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Retiring police chief reflects on long career

January 20, 2013
Morning Journal News

SALEM - Soon-to-be-retired Salem Police Chief Bob Floor said he's always disliked the terms law enforcement and zero tolerance - for him it's alway been about common sense.

"I always considered my job to be to help the public. That's the way I viewed it and tried to perform it," he said.

The 57-year-old lifelong Salem resident will end more than 36 years of crime fighting on Feb. 1, retiring after more than 30 years with the Salem Police Department, the last six as chief.

According to Floor, he is a police officer or peace officer.

"The only reason we have police is because when you have a large number of people living together, there have to be rules to live by. Police officers are there to keep people living safely together and the laws are a tool to reach that end," he said.

"A robot could be a law enforcement officer. It takes a person to be a police officer," he said.

That's where the common sense comes in. Floor explained that just because an officer can arrest someone, that doesn't mean they should. During his career, he used the power of arrest when the person made it necessary and left him no other choice. If he could change the behavior by other legitimate means, that's what he would do.

"Zero tolerance means giving up the choice to think before you act," he said.

He first started thinking about a career as a police officer in high school. While his friends yelled at a police officer who was removing someone from a football game, he was the kid who sided with the police officer.

A 1973 Salem High School graduate, Floor worked at the former Warren Molded Plastics and Electric Furnace. His police career began when he enlisted in the U.S. Air Force for four years and served with the security police.

After his discharge, he started working part-time as a dispatcher with the Lisbon Police Department in 1980 and became a part-time officer while attending the Salem Police Academy, graduating in April 1981. He was hired full-time with the village of Lisbon in late October 1982 and a month later, received a call from Salem.

He was hired as a full-time patrolman with the Salem Police Department on Dec. 28, 1982, made sergeant on July 21, 1995, made lieutenant on May 26, 2001 and then chief on March 31, 2006.

Floor said he decided to retire because he's in a financial position to leave and he's looking forward to doing more with his wife, Karen, and their family and friends. He's not leaving because he hates the place.

"I actually still love the job and love the department," he said.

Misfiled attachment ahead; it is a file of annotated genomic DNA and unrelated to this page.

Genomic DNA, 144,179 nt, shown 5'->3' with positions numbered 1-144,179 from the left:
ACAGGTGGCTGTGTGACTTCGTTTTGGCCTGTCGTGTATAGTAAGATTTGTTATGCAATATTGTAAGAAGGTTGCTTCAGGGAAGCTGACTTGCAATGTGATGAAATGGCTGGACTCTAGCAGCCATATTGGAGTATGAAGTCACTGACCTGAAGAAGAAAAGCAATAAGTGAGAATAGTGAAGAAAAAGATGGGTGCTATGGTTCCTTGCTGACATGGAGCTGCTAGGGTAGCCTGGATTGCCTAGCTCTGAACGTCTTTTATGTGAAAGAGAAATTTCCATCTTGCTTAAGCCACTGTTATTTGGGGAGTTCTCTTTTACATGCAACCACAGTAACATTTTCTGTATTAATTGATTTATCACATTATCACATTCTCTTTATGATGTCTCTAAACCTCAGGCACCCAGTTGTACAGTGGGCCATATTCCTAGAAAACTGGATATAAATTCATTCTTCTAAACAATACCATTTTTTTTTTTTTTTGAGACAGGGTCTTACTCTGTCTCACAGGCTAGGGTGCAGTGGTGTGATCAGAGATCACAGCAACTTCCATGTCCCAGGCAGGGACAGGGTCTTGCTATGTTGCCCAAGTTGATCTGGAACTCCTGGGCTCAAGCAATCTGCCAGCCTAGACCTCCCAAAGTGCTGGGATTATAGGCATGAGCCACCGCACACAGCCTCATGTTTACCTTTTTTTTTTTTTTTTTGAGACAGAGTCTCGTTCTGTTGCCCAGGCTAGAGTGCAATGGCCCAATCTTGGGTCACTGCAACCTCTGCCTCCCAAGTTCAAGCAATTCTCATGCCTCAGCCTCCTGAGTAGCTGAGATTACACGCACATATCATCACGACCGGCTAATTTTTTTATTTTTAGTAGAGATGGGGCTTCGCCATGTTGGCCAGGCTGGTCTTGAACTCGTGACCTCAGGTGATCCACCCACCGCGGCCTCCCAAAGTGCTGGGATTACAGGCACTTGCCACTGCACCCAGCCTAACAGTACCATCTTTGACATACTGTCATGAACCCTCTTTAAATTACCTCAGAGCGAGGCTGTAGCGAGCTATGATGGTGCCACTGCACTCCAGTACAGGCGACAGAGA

He'll fill his time with handyman jobs, lots of travel, including to points south, visits with friends who live all over the country and a golf game or two. He and his wife don't have children, but they have Rascal the chihuahua mix to keep them busy. Floor also has siblings in Ohio and his parents, Clyde and Nita, in Salem.

His favorite part of the job was working with people and helping them through their problems. His least favorite part of the job was handling some of the tragic events he's encountered over the years, including a couple of train/pedestrian fatalities. What bothered him the most was seeing the hurt left behind for the families.

He never had to fire his weapon, but had to draw it from its holster several times when others had weapons.

As chief, he said his greatest accomplishments included building a new evidence room in the basement of police headquarters and implementing a new evidence procedure, besides getting a new computer system and recently upgrading that system.

His disappointments included watching his department fall from a 24-person department to a low of 17 through attrition. Three officers and a full-time secretary were lost to layoff, but the police officers are back and the number for the department stands at 19 and will go to 20 under the new chief, J.T. Panezott.

Another disappointment was losing former Sgt. John Less to injury. Less ended up leaving the department and now works in the private sector. Floor said he was a good officer and that's something no chief wants to go through.

Since Panezott scored the highest on the civil service exam to become chief, Floor has been working with him and showing him the ropes of the administrative side of the job. Panezott is a sergeant who's been with the department 23 years and worked extensively on the drug problem while assigned to the Columbiana County Drug Task Force and the Drug Enforcement Administration.

According to Floor, the continuing drug problem is the biggest challenge Panezott will face as a chief. He'll also be dealing with challenges regarding personnel. Floor said he'll pass on to Panezott the same advice passed on to him by his predecessor, Mike Weitz.

"When you find out about something or hear about something that makes you very angry, keep your mouth shut until you've calmed down. Make sure you check the facts before making any statements," he said.

People will make accusations about officers and their actions, but he said it's best to make certain before jumping and ruining a good officer over something that may have never occurred.

He'll also suggest he join police chief associations to use as a resource and attend meetings for organizations he'll belong to by virtue of his position as chief. Floor said Panezott will do a great job as the new chief. He's had his turn and now it's time for new blood and new ideas to take their turn.

He offered his thanks to his officers and public officials past and present during a recent council meeting.

To the public he served, he said "thanks for everything. Mr. Bob Floor will be seeing you around."

 
 

 

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